by James M. Hoover, USAF (Ret), CACM, ©2021

The USS Arizona Memorial (National Park Service)

(Dec. 18, 2021) — The United States of America recently memorialized the 80th anniversary of the bombing of Pearl Harbor. The news was full of stories and survivors descended upon Hawaii in wheelchairs and double canes.  Those who participated in this war are in their mid-to-late 90s and several were over 100 years of age.

I’m 75 and recall my father’s story from his personal experience of the event.  Inscribing his words below is my great honor, not just to my father but for those who forfeited their lives and four hard years of a nation sacrificing its entire existence toward the goal of survival against two enemies coming from both directions to rule over them.

My father, James Henry Hoover, a product of the Depression, joined the United States Navy in 1939 and after boot camp was assigned to Pearl Harbor.  He was a Quartermaster; in the Navy that was a ship’s navigator, with particular responsibility for steering and signals.  On smaller ships he would assemble all the charts (maps of oceans), do messaging with two signal flags (semaphore) according to an alphabetic code, or signal other ships with a flashing light so as not to break radio silence.

My dad’s ship, the USS Richmond, a light cruiser, left Pearl Harbor just before the bombing on a mission to Valparaiso, Chile. They were on a goodwill tour with Chilean officers.

USS Richmond, June 1944 (Wikimedia Commons, public domain)

Dad was at the helm room on the bridge with the ship’s Captain examining the charts as the ship proceeded out in the Pacific Ocean about 5000 nautical miles from Hawaii.  He was not allowed to address the Captain unless questioned.

The Radioman, nicknamed “Sparks,” rushed to the bridge and informed the Captain that there was a FLASH message for him.  FLASH is the second highest in order of precedence.  The urgency factors of messages were ROUTINE, PRIORITY, IMMEDIATE, FLASH AND FLASH OVERRIDE; the latter was to go directly to the President of the United States.  Knowing the importance of this telegram but needing to keep his eyes focused on the task at hand of steering the ship, the Captain ordered Sparks to read the telegram aloud to him.  My father listened as he had ears to hear.  Telegrams were expensive and thus very short, like “Mom STOP, I’m home safely STOP Love Dorothy STOP.”

Not in this case: it was two pages long and detailed the bombing of the Navy Base at Pearl Harbor, Wheeler Army Air Base, and other facilities.  When the telegram was read, they were all aghast.

The ship was soon ordered to drop off the Chilean officers in Panama and return to Pearl Harbor.  As the Richmond entered Pearl Harbor and approached Ford Island, my father related that he was horror-struck by the devastation of the once so elegantly beautiful island and the destroyed ships inside the harbor.  The damage was like nothing he had ever seen, he later reported to me. 

Dad rarely discussed or reminisced of this sighting until 2007.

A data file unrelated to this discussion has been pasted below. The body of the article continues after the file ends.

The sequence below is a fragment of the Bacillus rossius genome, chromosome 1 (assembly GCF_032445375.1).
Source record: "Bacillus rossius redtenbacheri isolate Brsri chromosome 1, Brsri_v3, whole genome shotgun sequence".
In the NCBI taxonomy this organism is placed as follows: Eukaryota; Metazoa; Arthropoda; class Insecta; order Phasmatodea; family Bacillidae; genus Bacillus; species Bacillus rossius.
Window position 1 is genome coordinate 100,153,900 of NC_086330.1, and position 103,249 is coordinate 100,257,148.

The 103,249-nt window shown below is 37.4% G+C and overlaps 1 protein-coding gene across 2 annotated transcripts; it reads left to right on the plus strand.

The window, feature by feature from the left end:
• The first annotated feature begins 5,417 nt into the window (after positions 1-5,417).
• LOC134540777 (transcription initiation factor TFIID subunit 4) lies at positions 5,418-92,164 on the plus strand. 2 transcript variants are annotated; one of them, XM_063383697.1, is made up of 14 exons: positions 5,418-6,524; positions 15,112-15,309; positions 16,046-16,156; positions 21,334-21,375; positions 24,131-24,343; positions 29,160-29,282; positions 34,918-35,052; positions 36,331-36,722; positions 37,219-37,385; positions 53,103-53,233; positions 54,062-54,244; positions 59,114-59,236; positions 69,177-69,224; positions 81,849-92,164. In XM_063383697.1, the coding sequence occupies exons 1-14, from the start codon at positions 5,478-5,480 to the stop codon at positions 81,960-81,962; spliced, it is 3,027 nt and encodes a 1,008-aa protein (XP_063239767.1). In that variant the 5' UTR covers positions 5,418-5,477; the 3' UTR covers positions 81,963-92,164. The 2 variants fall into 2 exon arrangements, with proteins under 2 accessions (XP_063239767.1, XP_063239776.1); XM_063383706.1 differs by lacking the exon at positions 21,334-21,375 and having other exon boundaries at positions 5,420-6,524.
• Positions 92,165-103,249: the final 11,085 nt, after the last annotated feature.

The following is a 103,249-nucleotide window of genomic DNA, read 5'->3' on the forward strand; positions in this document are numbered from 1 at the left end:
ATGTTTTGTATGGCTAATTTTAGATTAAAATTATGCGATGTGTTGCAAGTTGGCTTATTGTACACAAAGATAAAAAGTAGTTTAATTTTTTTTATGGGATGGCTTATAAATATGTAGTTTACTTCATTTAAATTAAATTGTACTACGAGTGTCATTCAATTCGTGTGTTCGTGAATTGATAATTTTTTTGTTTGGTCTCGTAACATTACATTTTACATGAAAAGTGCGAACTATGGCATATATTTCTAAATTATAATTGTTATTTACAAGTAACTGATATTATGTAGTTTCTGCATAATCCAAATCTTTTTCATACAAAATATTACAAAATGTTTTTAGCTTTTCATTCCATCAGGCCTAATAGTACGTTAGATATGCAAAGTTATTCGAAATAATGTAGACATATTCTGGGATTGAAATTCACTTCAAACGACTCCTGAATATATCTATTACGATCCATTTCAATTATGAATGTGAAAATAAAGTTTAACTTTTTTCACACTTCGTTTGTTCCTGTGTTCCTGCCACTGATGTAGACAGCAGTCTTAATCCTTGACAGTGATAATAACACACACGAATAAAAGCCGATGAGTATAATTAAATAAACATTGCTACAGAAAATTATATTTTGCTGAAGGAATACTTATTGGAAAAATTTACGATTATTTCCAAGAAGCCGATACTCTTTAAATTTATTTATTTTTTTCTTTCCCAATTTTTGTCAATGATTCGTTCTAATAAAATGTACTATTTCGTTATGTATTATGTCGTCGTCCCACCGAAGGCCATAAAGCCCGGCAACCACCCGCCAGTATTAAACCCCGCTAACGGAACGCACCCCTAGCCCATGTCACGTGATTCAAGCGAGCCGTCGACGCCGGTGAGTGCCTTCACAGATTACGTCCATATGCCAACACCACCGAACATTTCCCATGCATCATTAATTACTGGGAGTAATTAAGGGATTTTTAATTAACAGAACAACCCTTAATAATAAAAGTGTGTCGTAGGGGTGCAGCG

From World War II Valor in the Pacific National Monument “Foundation Document,” NPS

In April 2007 my dad and I went to Hawaii, and while there he insisted on visiting the USS Arizona National Memorial. (Virtual tour: ) When the skiff landed at the on ramp to the Memorial, he limped to the back wall and eventually found the name “Jenkins” listed on the wall that memorializes those sailors who remained inside the USS Arizona to this day. Dad took pictures of the name and stood in silence.  Little did I realize that he was saying his final goodbye to “Jenkins.” This man was Seaman Second Class (S2c) Robert Henry Dawson Jenkins, USN from Texas. 

Dad later that day explained that this man was his best friend on the USS Richmond and that just prior to the Richmond’s departure from Pearl, Jenkins had been promoted and transferred to the Arizona. He was the stenographer for the admiral.  Jenkins is one of the 1,177 sailors who perished on the Arizona that fateful day, 80+ years ago.

Dad passed away soon after, in December 2007, his life completed amid the closure that was awaited for 66 years.

James M. Hoover, CACM
Captain, USAF (Retired)

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  1. Captain Hoover, Sir:

    In accompanying your Dad to pay his final respects to his shipmate, and telling his story here, you did your Dad, Quartemaster Hoover, proud…as proud as a son could.

    My Dad, an Army Veteran of “The Battle of the Bulge”, was born December 7, 1915. Dad passed in 1996 and was reunited with his buddies in Arlington National Cemetery. My Mom, Dad’s forever best friend and sweetheart, passed on December 7, 2014 and was reunited forevermore with her “Jimmy” in Arlington National Cemetery.

    Living only about a 30-minute drive from Arlington National Cemetery and the war memorials in D.C., I had the honor of participating in the “Reading of Names” at the WWII Memorial on the 75th Anniversary of Pearl Harbor Day and The Battle of the Bulge.

    Merry Christmas, Sir

    God Bless Our Troops
    God Bless Our Veterans
    God Bless Our Fallen Heroes
    And God Bless The United States of America

    James P. Carter, Ambassador to Maryland
    Honor And Remember
    SP5, USA

  2. I went to Pearl Harbor a MAC troop carrier in 1962 on our way to Korea. I can still feel those feelings I had as we passed the Monument. Thank God you had that quality time with him before he passed. Yes he must have been very proud of your Service.